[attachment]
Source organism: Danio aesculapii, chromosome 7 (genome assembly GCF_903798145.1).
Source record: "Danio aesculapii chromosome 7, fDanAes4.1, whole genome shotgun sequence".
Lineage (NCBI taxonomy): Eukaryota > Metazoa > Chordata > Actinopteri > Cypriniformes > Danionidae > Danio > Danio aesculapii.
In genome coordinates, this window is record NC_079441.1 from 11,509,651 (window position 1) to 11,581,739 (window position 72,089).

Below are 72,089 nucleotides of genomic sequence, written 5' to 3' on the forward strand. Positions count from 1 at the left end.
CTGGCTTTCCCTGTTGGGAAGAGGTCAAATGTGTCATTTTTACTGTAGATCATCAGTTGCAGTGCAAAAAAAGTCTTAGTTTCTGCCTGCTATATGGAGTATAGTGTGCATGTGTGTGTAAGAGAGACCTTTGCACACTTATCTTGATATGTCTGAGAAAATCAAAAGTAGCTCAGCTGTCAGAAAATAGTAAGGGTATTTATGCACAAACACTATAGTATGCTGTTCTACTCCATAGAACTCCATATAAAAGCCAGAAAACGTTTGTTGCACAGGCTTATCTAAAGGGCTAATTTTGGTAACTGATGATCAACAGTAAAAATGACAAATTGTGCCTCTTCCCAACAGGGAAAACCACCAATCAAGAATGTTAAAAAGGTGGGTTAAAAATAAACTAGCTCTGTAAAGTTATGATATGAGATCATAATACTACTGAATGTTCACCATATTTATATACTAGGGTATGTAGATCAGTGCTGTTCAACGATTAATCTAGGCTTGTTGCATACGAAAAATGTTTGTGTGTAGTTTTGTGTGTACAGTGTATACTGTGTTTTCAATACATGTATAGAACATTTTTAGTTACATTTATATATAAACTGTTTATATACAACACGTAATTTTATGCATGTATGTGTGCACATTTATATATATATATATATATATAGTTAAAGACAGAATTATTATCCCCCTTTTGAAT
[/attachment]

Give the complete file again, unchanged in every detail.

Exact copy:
Source organism: Danio aesculapii, chromosome 7 (genome assembly GCF_903798145.1).
Source record: "Danio aesculapii chromosome 7, fDanAes4.1, whole genome shotgun sequence".
Lineage (NCBI taxonomy): Eukaryota > Metazoa > Chordata > Actinopteri > Cypriniformes > Danionidae > Danio > Danio aesculapii.
In genome coordinates, this window is record NC_079441.1 from 11,509,651 (window position 1) to 11,581,739 (window position 72,089).

Below are 72,089 nucleotides of genomic sequence, written 5' to 3' on the forward strand. Positions count from 1 at the left end.
CTGGCTTTCCCTGTTGGGAAGAGGTCAAATGTGTCATTTTTACTGTAGATCATCAGTTGCAGTGCAAAAAAAGTCTTAGTTTCTGCCTGCTATATGGAGTATAGTGTGCATGTGTGTGTAAGAGAGACCTTTGCACACTTATCTTGATATGTCTGAGAAAATCAAAAGTAGCTCAGCTGTCAGAAAATAGTAAGGGTATTTATGCACAAACACTATAGTATGCTGTTCTACTCCATAGAACTCCATATAAAAGCCAGAAAACGTTTGTTGCACAGGCTTATCTAAAGGGCTAATTTTGGTAACTGATGATCAACAGTAAAAATGACAAATTGTGCCTCTTCCCAACAGGGAAAACCACCAATCAAGAATGTTAAAAAGGTGGGTTAAAAATAAACTAGCTCTGTAAAGTTATGATATGAGATCATAATACTACTGAATGTTCACCATATTTATATACTAGGGTATGTAGATCAGTGCTGTTCAACGATTAATCTAGGCTTGTTGCATACGAAAAATGTTTGTGTGTAGTTTTGTGTGTACAGTGTATACTGTGTTTTCAATACATGTATAGAACATTTTTAGTTACATTTATATATAAACTGTTTATATACAACACGTAATTTTATGCATGTATGTGTGCACATTTATATATATATATATATATATAGTTAAAGACAGAATTATTATCCCCCTTTTGAAT